US Diplomats Underline Support for Preservation of Hebrew Prophet Nahum’s Tomb in Kurdish Region of Iraq
A delegation of top US diplomats visited the burial tomb of the Hebrew prophet Nahum in northern Iraq on Friday, underlining America’s commitment to preserving a site that is significant to Jews, Christians and Muslims alike.
Ambassador Matthew Tueller, the US envoy in Baghdad, was joined at the site by Elisabeth Rosenstock-Siller of the US Consulate in Erbil, the capital of the Kurdish Regional Government.
The US Embassy in Iraq has so far contributed $1 million to the preservation project.
Nahum was a minor prophet who lived in the ancient Babylonian city of Nineveh — on the outskirts of Mosul in today’s Iraq.
At the end of last year, Nahum’s tomb in his birthplace of Alqosh was the site of Hanukkah celebrations organized by the local Kurdish Jewish community.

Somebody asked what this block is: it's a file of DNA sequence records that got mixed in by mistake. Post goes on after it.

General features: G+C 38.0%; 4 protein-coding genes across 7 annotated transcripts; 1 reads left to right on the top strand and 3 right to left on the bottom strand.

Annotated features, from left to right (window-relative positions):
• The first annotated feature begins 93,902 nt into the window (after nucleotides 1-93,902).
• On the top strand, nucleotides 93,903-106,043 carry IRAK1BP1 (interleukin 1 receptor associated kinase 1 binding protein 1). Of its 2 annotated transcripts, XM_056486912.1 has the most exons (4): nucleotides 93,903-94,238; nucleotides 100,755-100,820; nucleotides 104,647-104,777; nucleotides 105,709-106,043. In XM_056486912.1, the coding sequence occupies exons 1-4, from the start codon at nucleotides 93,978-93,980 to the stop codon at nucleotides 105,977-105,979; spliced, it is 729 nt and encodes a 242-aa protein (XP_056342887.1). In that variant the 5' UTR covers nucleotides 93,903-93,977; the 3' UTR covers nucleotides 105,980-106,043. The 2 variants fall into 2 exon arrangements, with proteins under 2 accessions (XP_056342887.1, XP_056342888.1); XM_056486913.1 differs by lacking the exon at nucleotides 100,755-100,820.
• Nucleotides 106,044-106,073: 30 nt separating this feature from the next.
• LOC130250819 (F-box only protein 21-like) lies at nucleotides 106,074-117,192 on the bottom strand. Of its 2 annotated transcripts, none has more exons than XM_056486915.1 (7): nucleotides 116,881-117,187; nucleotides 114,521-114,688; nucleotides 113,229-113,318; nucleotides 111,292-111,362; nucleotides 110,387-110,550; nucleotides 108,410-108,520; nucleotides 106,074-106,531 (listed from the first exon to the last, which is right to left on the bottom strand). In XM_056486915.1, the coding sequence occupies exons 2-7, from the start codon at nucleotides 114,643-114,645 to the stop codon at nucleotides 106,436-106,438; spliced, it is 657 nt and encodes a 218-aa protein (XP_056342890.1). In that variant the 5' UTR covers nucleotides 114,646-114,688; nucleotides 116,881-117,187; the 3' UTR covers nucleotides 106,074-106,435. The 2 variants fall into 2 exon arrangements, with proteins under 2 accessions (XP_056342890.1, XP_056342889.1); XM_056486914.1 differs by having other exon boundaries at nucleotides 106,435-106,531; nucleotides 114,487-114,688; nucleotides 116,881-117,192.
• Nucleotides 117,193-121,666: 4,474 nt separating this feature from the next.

“Coexistence has always been one of the privileges of the Kurdistan region,” Hemn Faraydun — a member of the tiny local Jewish community — told Kurdish TV during a Hanukkah candle-lighting ceremony at the time.
The project to preserve Nahum’s Tomb is being implemented as a partnership between the US-based non-profit ARCH International and Czech company GEMA Art International, and is due to be completed by May.
The tomb has been guarded by a Christian family who promised Alqosh’s long-departed rabbi to safeguard it. Christians make up the majority population in the town.